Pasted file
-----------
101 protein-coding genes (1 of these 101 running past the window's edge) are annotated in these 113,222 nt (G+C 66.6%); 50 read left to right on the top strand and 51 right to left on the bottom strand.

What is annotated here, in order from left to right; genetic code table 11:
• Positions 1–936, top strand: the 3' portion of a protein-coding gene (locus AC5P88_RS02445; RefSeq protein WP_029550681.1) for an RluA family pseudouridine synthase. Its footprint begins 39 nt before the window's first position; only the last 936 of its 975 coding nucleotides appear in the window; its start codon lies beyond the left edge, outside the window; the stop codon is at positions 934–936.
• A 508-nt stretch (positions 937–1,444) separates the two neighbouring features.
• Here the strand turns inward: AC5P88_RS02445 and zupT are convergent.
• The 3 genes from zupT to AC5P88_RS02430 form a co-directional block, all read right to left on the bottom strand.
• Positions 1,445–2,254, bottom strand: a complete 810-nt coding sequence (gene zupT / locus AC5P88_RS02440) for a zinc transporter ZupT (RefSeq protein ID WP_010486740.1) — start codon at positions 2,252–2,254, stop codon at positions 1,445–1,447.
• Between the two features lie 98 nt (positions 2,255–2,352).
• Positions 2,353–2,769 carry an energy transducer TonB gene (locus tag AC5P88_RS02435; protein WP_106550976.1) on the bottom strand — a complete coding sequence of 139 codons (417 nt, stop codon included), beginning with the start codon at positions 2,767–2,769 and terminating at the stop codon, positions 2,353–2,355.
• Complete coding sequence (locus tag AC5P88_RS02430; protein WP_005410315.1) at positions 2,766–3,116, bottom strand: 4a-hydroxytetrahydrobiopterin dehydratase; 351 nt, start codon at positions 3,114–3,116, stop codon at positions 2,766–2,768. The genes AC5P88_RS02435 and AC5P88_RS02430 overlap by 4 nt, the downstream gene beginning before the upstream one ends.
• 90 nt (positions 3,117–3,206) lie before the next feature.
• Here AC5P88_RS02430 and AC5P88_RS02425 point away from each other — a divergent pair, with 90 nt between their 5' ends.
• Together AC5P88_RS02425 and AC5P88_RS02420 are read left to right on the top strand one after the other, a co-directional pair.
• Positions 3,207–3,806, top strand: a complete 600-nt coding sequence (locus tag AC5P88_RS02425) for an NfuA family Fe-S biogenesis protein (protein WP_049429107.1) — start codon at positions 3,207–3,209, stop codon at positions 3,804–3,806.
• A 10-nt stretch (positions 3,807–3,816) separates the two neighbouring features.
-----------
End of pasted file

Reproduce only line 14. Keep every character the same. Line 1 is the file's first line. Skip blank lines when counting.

• Positions 3,207–3,806, top strand: a complete 600-nt coding sequence (locus tag AC5P88_RS02425) for an NfuA family Fe-S biogenesis protein (protein WP_049429107.1) — start codon at positions 3,207–3,209, stop codon at positions 3,804–3,806.